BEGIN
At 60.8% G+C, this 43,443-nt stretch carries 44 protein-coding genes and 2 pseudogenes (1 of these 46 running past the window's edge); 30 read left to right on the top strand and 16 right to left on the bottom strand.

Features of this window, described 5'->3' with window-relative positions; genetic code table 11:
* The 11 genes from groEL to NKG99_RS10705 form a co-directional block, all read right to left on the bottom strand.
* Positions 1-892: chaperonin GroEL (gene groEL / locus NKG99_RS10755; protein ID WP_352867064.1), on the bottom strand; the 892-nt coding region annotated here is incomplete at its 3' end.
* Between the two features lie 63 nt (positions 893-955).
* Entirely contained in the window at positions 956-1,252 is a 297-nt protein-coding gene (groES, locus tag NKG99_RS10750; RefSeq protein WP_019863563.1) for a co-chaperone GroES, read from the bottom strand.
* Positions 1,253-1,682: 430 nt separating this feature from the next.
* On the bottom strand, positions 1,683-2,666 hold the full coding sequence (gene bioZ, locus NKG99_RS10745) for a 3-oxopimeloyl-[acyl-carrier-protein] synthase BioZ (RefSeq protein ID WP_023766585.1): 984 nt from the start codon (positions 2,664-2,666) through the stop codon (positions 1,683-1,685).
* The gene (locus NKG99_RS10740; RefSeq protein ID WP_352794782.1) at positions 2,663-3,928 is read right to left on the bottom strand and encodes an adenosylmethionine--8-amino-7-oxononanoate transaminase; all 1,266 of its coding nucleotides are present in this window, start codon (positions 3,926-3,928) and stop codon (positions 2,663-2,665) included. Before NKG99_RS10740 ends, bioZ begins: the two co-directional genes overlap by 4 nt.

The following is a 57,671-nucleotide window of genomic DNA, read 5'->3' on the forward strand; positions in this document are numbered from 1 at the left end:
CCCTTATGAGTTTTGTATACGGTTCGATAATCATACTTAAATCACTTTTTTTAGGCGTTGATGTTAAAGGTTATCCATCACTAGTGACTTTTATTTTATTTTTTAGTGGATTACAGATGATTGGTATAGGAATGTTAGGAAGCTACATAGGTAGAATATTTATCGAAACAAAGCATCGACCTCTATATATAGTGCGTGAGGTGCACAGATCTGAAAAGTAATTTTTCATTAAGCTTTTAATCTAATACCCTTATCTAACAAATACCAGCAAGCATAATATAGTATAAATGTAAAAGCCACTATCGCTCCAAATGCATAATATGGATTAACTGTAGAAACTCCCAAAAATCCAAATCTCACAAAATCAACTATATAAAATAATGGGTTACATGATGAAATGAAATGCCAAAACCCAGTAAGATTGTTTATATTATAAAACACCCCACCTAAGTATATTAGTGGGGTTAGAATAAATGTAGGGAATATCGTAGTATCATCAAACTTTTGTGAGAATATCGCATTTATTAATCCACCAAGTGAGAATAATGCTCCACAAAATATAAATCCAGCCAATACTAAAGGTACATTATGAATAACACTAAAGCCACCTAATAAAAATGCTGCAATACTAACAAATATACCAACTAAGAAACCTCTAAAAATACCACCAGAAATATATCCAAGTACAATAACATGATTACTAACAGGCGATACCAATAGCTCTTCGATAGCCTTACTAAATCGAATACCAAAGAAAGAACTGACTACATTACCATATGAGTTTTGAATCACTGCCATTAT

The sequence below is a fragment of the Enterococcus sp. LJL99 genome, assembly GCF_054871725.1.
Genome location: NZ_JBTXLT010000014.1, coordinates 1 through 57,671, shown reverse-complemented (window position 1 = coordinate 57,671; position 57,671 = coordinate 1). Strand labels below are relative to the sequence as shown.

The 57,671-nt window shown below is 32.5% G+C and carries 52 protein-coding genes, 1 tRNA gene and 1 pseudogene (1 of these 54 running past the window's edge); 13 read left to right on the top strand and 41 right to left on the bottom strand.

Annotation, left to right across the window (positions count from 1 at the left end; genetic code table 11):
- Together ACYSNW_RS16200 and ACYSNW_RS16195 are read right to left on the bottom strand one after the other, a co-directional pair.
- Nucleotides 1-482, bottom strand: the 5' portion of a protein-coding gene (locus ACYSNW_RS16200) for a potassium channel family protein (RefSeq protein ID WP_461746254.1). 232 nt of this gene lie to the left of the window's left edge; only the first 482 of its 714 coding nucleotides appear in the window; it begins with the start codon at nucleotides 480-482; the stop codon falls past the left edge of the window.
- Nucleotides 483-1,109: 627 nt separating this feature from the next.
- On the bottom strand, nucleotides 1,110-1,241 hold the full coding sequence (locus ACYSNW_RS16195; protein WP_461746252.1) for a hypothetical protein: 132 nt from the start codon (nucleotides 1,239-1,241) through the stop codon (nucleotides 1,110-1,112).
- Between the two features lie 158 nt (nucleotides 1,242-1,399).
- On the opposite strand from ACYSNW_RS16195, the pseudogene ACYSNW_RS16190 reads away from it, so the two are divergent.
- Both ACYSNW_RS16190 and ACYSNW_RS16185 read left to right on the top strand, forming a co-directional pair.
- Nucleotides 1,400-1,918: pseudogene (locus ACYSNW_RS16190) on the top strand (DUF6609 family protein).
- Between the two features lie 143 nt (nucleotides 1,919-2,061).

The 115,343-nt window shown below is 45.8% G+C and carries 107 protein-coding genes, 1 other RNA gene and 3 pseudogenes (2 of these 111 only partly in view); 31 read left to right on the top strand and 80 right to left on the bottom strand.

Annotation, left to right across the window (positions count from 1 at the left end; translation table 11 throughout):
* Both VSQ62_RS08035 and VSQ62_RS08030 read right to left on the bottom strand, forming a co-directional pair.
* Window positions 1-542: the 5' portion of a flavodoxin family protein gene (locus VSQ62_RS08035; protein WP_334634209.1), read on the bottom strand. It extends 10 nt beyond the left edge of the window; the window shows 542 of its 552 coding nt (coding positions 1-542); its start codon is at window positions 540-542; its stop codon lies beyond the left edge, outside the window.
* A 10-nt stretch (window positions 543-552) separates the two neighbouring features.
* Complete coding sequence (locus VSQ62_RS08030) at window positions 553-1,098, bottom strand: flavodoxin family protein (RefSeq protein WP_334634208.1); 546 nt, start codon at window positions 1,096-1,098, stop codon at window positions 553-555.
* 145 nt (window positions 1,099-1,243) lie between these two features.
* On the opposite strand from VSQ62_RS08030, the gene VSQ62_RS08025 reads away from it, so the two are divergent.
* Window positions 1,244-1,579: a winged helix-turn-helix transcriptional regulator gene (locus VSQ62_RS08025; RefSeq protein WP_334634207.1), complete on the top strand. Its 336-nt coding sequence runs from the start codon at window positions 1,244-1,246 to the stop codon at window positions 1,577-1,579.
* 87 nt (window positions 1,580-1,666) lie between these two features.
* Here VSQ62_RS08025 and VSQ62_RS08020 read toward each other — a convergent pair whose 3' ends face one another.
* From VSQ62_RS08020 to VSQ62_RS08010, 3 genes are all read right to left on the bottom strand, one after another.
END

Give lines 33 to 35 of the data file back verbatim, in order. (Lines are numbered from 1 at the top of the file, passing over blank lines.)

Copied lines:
* Window positions 1,244-1,579: a winged helix-turn-helix transcriptional regulator gene (locus VSQ62_RS08025; RefSeq protein WP_334634207.1), complete on the top strand. Its 336-nt coding sequence runs from the start codon at window positions 1,244-1,246 to the stop codon at window positions 1,577-1,579.
* 87 nt (window positions 1,580-1,666) lie between these two features.
* Here VSQ62_RS08025 and VSQ62_RS08020 read toward each other — a convergent pair whose 3' ends face one another.